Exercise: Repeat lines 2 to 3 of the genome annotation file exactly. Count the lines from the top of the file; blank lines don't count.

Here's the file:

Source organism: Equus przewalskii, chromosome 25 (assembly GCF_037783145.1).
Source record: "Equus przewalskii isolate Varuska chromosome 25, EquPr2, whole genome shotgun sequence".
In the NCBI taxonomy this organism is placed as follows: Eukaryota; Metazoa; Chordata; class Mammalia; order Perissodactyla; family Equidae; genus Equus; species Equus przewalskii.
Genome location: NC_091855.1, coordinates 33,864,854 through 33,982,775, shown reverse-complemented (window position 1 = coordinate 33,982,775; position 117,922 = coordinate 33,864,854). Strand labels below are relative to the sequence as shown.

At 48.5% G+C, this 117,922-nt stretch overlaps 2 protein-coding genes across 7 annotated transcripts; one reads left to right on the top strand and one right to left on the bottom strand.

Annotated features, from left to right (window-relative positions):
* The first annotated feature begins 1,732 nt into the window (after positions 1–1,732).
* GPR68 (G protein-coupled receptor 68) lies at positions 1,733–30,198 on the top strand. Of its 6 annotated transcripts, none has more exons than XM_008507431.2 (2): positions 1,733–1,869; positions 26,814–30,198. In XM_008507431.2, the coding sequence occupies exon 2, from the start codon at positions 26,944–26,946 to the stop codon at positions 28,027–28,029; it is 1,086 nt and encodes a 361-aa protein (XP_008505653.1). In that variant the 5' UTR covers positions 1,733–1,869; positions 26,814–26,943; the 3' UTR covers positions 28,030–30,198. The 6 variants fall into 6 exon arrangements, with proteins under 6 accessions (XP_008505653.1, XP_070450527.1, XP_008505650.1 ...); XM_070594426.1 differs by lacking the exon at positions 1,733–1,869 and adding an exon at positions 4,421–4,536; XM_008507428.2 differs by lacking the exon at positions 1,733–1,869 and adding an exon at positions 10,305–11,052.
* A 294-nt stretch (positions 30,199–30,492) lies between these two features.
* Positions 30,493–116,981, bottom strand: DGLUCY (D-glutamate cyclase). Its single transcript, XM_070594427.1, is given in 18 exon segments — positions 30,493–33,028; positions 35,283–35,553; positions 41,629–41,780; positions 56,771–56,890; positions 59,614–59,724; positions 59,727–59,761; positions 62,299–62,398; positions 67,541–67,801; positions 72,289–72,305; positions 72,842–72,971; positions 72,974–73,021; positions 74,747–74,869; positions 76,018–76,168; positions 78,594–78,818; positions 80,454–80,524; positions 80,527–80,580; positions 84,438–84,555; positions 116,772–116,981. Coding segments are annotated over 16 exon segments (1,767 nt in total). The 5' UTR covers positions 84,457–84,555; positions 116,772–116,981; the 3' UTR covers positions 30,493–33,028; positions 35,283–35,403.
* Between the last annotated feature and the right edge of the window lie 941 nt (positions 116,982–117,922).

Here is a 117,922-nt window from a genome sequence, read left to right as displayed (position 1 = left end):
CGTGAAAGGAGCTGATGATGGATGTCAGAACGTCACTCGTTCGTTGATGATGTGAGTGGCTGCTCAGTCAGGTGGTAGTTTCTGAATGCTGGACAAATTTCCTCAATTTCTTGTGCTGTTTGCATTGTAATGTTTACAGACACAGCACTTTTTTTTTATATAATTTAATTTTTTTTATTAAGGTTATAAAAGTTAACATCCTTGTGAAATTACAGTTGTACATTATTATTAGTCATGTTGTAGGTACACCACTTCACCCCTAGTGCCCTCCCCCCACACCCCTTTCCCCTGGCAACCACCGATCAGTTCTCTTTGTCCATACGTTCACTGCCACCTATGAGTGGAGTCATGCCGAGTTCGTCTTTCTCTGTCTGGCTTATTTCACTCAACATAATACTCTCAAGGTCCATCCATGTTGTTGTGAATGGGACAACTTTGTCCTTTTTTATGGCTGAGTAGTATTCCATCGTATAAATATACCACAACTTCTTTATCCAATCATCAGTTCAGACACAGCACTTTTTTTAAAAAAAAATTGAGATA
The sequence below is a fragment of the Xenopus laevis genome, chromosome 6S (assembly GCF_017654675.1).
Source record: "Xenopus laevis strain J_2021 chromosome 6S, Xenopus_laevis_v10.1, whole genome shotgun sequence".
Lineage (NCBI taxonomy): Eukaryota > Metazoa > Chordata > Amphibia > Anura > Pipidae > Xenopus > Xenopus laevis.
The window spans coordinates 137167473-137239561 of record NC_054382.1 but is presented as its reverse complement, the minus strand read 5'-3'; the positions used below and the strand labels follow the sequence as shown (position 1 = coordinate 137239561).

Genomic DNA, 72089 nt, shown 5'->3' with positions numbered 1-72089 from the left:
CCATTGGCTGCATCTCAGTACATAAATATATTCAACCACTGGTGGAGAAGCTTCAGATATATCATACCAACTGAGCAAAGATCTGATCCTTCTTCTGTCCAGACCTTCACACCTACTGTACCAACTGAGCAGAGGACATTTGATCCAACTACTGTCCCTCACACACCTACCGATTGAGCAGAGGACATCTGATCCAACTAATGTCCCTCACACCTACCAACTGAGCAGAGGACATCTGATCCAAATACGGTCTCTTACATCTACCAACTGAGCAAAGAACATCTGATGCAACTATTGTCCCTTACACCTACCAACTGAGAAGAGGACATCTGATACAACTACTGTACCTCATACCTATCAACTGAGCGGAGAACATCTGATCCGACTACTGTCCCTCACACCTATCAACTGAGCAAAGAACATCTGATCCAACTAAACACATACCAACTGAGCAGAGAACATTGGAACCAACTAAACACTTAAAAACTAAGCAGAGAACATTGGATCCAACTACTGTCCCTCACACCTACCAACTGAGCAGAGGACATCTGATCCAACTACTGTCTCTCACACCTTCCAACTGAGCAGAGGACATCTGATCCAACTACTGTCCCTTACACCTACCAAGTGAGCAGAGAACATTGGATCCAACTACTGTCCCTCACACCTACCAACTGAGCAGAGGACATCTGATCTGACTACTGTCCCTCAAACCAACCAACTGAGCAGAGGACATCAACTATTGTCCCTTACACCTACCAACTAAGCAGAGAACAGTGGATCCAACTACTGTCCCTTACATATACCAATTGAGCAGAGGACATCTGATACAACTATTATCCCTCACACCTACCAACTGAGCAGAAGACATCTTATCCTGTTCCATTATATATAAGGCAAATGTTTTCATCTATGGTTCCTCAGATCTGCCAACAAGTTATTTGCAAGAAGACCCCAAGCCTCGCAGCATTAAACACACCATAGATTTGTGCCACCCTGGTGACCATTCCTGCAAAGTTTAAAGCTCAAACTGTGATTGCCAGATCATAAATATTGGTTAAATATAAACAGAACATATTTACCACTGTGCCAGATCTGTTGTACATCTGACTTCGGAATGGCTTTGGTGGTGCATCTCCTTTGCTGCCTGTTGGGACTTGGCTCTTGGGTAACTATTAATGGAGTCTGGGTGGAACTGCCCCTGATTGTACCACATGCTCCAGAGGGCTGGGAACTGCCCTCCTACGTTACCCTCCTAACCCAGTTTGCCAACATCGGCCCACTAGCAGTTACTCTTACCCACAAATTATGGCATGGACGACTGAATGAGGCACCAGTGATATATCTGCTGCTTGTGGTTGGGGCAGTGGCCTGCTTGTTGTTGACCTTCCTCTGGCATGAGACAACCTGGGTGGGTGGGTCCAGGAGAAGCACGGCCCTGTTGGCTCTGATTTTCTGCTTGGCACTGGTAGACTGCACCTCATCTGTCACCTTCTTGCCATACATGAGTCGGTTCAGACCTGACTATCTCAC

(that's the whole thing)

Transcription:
Source record: "Equus przewalskii isolate Varuska chromosome 25, EquPr2, whole genome shotgun sequence".
In the NCBI taxonomy this organism is placed as follows: Eukaryota; Metazoa; Chordata; class Mammalia; order Perissodactyla; family Equidae; genus Equus; species Equus przewalskii.